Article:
A social worker who was dismissed from his job for gross misconduct after he told a ‘vulnerable’ care user she was ‘fat’ will receive €6,000 in compensation from his former employer, following a ruling by the Workplace Relations Commission (WRC).
he worker was unfairly dismissed by the care services provider arising from an incident on May 29 last year where the female service user alleged the social worker told her: “I am not trying to be funny, but you are fat.”
The service user stated the comment made her feel sad. In her findings, WRC adjudication officer Maria Kelly found the worker did something he should not have done.
She said: “His comments were inappropriate and caused a vulnerable service user to become upset. The complainant could not provide any valid reason for his actions.”
She said that the worker acknowledged the service user could have reacted to his comments by self-harming or absconding.
Ms Kelly said what occurred “was a very serious error that caused great upset to the service user”.
The employer dismissed the worker in July 2019 after concluding that “you caused the service user unnecessary distress and you did not deliver effective care, failing to ensure her welfare”.
The employer told Ms Kelly at the hearing that the actions of the worker “irreparably damaged the company’s trust and confidence in him and rendered the continuation of the employment relationship impossible, therefore justifying dismissal”.
The employer stated that the gravity of the worker’s actions “are even more significant when considered in tandem with the vulnerability and status of the service user concerned”.
However, Ms Kelly found the dismissal was unfair after concluding that the decision maker did not consider any alternative penalty to dismissal.
Ms Kelly said: “The decision to dismiss did not take account of all the circumstances. The decision to dismiss cannot be regarded as coming within the range of reasonable responses of a reasonable employer as alternatives to dismissal were not considered.”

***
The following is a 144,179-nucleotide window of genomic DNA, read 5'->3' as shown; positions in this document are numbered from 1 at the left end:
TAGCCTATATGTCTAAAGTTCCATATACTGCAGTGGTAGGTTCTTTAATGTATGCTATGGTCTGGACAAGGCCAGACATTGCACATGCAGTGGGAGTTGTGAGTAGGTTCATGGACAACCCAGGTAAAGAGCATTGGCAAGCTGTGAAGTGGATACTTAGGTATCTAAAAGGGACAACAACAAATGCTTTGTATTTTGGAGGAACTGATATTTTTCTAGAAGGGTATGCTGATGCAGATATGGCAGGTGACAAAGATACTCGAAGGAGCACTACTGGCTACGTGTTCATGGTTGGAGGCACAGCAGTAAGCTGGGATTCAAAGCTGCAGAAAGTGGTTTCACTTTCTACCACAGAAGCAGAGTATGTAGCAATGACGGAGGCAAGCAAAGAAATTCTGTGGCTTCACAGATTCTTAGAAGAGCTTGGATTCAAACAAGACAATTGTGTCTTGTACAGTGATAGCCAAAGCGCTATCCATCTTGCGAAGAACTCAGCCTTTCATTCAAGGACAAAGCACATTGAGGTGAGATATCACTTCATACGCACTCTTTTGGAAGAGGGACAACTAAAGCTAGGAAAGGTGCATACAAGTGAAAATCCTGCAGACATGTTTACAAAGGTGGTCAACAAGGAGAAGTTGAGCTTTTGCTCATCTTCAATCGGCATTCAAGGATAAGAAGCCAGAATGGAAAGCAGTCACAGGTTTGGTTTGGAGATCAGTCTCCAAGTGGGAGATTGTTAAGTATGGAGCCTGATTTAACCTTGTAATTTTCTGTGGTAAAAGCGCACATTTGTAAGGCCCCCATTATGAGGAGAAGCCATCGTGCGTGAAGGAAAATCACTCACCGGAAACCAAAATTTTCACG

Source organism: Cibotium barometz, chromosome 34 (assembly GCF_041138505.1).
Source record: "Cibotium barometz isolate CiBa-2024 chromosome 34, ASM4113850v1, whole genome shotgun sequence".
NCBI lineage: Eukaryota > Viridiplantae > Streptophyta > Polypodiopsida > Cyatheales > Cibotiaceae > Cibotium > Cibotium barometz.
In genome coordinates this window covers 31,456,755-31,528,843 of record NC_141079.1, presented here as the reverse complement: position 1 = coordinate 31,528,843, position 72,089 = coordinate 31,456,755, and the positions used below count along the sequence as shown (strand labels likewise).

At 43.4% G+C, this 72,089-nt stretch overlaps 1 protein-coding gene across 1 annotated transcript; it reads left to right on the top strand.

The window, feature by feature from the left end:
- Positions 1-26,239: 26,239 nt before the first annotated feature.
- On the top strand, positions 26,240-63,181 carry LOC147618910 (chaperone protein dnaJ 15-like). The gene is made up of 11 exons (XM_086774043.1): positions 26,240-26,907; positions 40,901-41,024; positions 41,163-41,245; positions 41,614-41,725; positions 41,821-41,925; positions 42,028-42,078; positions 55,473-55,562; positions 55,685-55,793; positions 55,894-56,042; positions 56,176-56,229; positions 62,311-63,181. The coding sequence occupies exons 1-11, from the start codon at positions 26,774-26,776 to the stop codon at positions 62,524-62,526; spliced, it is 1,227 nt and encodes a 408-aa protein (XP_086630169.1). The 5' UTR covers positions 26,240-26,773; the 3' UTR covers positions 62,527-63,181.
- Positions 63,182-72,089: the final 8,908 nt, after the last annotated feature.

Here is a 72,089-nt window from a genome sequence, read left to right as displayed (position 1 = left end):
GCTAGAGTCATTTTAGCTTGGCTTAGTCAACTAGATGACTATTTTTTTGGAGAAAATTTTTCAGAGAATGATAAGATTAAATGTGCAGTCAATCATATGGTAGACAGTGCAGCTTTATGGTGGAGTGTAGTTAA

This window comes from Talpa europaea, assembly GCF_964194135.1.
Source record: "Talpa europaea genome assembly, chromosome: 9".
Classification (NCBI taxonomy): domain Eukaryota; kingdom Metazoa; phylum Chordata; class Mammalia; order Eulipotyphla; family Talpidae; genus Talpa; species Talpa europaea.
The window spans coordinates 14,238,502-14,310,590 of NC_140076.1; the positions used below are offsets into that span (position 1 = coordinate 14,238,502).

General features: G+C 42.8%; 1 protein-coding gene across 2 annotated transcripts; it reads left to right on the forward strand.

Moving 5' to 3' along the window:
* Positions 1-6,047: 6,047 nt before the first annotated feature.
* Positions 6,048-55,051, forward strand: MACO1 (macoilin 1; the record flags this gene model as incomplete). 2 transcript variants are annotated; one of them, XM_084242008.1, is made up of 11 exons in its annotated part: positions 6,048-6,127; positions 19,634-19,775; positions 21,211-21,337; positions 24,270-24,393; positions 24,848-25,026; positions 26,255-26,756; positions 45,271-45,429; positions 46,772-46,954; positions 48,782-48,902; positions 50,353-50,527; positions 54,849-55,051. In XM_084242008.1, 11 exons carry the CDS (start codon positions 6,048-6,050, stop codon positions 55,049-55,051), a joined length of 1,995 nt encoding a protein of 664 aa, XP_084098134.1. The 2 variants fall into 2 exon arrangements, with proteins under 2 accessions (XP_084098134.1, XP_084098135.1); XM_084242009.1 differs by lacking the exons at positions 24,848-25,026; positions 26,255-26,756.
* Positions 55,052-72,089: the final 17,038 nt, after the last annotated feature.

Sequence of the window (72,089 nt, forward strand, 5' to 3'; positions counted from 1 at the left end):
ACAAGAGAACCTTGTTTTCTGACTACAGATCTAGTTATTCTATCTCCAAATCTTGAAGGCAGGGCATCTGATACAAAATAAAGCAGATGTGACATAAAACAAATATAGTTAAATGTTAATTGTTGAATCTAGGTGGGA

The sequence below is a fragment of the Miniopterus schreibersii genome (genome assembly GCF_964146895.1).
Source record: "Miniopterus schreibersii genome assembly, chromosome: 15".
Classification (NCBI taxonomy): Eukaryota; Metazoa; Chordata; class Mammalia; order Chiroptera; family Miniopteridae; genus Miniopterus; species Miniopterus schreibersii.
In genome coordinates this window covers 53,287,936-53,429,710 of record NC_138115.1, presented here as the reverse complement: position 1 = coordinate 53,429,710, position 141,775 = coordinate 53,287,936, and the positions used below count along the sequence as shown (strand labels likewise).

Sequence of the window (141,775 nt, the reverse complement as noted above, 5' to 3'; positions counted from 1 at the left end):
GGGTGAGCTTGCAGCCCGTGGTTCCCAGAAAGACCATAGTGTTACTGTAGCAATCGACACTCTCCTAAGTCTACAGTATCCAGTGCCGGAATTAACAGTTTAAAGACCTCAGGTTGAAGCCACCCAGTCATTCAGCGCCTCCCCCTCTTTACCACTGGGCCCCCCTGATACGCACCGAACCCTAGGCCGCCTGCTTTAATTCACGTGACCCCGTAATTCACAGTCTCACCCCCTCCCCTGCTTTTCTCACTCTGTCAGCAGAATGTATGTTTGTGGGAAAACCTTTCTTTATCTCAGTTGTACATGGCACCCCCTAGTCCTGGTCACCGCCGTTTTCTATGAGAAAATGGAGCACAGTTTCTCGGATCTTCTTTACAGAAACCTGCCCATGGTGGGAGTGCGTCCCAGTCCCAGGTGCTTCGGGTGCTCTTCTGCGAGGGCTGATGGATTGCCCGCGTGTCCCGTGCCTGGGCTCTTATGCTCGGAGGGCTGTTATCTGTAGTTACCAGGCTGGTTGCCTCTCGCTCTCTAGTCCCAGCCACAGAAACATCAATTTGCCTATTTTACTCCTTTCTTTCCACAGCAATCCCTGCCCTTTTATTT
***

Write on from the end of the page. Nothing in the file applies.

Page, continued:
Ms Kelly said she was also satisfied that the worker contributed significantly to his own dismissal.
In the case, the employer told the WRC the service user’s version of the incident was supported by statements from other members of staff who had been present.
The employer – which employs 1,500 people, including 1,300 frontline workers – provides residential care and day services to adults and children with complex support requirements. They stated the employee did admit using the ‘fat’ word during the incident.
He acknowledged that the use of the word was not appropriate but said the comment was intended as a joke.
At the WRC hearing into his claim of unfair dismissal, the worker said he made the ‘fat’ remark without thinking,
He said he instantly regretted this lack of judgment and apologised.
He described the service user in question as someone who would usually be involved in banter.
The worker told the WRC that the one-off incident did not warrant dismissal on the grounds of gross misconduct.
He said he was willing to retrain if that option had been made available to him, but it was not. He said lesser disciplinary sanctions were passed over.
The social worker started his employment with the care services provider in 2016 and he told the WRC that he commenced a new post with a different employer in January 2020, at a higher hourly rate, on a relief panel.
Source: Irish News